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Prof. James E. Grunig: The greatest problem in public relations is not the lack of measurement but the lack of conceptualization

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James Grunig PRRom

Conceptualizing Quantitative Research in Public Relations. Part 1

Public relations practitioners in the United States first became interested in measurement and evaluation in the 1970s, although discussion of the topic has exploded in the last ten years. The beginning of this explosion of interest occurred around October 10, 1996, when the U.S. Institute for Public Relations, the magazine Inside PR, and the Ketchum Public Relations Research and Measurement Department invited twenty-one leading U.S. public relations practitioners, counselors, researchers, and academicians to a summit meeting to discuss and then define minimum standards for measuring the effectiveness of public relations.

The group developed and agreed on a report describing the state of the art in public relations evaluation (Lindenmann, 1997), and in 1998 the group formally became a Measurement Commission under the sponsorship of the Institute for Public Relations. Since that time, the Measurement Commission has met four times each year, issued a number of publications, and held annual Measurement Summits since 2003. At the same time, public relations firms and research firms have developed a number of tools to measure and evaluate communication programs; and discussion of metrics has dominated public relations periodicals and conferences.

I believe it is unfortunate, however, that the terms “measurement” and “metrics” have been used more often to describe this revolution in thinking about public relations than the term “research.” Measurements are tools that researchers use to test their ideas. Public relations programs result from ideas developed by practitioners, just as research hypotheses result from ideas of academic scholars. As Manfred Rühl points out, measurement by itself has little value unless it is preceded by conceptualization. Measurement is only half of what a researcher does, and it probably is the least important half. More important is the ability to conceptualize—to think logically and systematically about concepts, definitions, measures, and the relationships among them.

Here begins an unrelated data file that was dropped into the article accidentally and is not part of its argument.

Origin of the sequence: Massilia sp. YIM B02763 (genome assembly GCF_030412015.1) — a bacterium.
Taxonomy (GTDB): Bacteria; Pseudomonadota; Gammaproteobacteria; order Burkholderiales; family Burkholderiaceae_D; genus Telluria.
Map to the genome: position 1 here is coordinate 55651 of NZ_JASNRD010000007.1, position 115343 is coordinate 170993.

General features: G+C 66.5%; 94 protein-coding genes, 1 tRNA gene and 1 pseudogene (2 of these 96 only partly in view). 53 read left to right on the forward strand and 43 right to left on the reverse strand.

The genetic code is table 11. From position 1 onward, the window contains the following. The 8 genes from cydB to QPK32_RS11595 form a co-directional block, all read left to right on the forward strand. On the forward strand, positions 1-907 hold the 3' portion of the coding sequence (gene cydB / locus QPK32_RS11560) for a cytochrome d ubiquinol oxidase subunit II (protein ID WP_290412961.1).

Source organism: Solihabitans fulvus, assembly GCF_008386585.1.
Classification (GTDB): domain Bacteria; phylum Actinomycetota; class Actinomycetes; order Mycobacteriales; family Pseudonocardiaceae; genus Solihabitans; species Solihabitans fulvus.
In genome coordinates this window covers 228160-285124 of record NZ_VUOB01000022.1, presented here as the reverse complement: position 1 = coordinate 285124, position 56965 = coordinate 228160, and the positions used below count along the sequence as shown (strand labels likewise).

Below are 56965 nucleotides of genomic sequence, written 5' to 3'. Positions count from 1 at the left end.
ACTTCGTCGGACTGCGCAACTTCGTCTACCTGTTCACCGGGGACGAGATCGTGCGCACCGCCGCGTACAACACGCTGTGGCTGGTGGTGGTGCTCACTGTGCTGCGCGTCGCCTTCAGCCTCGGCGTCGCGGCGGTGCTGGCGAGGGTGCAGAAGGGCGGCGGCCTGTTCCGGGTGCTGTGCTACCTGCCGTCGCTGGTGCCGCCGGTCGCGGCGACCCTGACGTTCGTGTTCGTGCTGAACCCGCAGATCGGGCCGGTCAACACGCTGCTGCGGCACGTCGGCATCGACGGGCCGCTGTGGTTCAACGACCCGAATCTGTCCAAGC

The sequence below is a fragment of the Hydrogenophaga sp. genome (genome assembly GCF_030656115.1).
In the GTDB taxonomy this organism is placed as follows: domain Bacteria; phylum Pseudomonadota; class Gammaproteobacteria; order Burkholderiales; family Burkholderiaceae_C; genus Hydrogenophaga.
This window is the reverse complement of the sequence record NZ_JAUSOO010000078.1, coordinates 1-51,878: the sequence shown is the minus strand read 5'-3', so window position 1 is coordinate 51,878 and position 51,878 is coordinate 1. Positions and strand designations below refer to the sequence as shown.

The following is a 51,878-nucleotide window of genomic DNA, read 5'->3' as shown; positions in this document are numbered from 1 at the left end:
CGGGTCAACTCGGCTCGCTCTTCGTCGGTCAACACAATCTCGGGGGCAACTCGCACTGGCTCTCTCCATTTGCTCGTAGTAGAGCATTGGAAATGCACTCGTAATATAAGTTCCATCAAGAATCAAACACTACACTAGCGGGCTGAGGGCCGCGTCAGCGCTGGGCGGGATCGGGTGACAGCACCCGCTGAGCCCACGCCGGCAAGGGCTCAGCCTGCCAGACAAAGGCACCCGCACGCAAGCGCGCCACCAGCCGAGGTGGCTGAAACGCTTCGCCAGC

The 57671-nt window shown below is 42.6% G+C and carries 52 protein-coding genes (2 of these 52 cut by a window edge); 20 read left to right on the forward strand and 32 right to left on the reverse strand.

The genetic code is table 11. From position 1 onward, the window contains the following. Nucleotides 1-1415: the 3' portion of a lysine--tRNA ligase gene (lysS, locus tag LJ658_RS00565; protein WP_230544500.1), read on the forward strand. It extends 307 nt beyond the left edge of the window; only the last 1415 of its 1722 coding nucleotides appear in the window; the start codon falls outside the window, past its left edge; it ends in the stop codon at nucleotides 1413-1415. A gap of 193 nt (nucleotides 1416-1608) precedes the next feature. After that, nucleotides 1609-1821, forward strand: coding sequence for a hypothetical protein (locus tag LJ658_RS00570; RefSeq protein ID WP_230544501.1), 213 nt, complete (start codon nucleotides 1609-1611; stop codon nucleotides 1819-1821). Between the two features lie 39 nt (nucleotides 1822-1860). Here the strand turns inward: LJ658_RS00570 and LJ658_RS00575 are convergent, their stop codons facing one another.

Academic scholars have known how to measure and evaluate the effects of communication programs since the 1950s, and a new breed of scholars began to conduct theoretical research on public relations in the 1960s. Academic research on public relations has grown exponentially since that time, but there still are few public relations scholars compared to the numbers in other communication disciplines. Public relations practitioners today have access to an exploding number of research firms, research divisions of public relations firms, and in-house research departments. Many practitioners have training in research methods themselves. However, most public relations practice today still does not include research; and most of that research is limited to measuring the short-term effects of marketing communication and media relations programs. Although great progress has been made in academic research on public relations, most practitioners and applied public relations researchers do not seem to be aware of this research.

As a result, I believe, the greatest problem in public relations is not the lack of measurement but the lack of conceptualization. Metrics abound, but I believe that a large number of applied researchers and public relations practitioners use metrics without knowing what concepts they are measuring. For example, media monitoring is often used to try to show the value of the public relations function—a metric gathered at one level of analysis to show an outcome at a higher level of analysis. Therefore, if we are to use research to improve the practice of public relations we must improve our conceptualization of public relations itself and of the effects we are seeking when we practice it. In this chapter, I will explain conceptualization and how it can be used to identify relevant measures that can be used in quantitative research to formulate and evaluate public relations ideas. The process of conceptualization applies also to qualitative research, a topic addressed by L. Grunig in Chapter 6 of this book, so I will limit most of my discussion to quantitative research in this chapter.

I will begin this chapter by discussing differences between academic research on and for public relations and research that is conducted in the practice of public relations. Next, I will discuss the nature of conceptualization. The chapter then will develop a conceptual framework that can be used to guide research in the practice of public relations. It will conclude by describing ongoing academic research that has identified concepts and tools that can enhance public relations practice.

Research In, On, and for Public Relations

I believe there is a great deal of confusion among both practitioners and academic scholars in the public relations discipline about their differing roles and the extent to which their work complements each other. Practitioners often seem to believe that academics are practitioners like themselves who have chosen to teach and conduct research rather than practice. As a result, they often think that most academic research is useless because they see no way to apply it in their work. They also typically believe that academics should learn from practitioners and use what they learn in teaching the next generation of practitioners.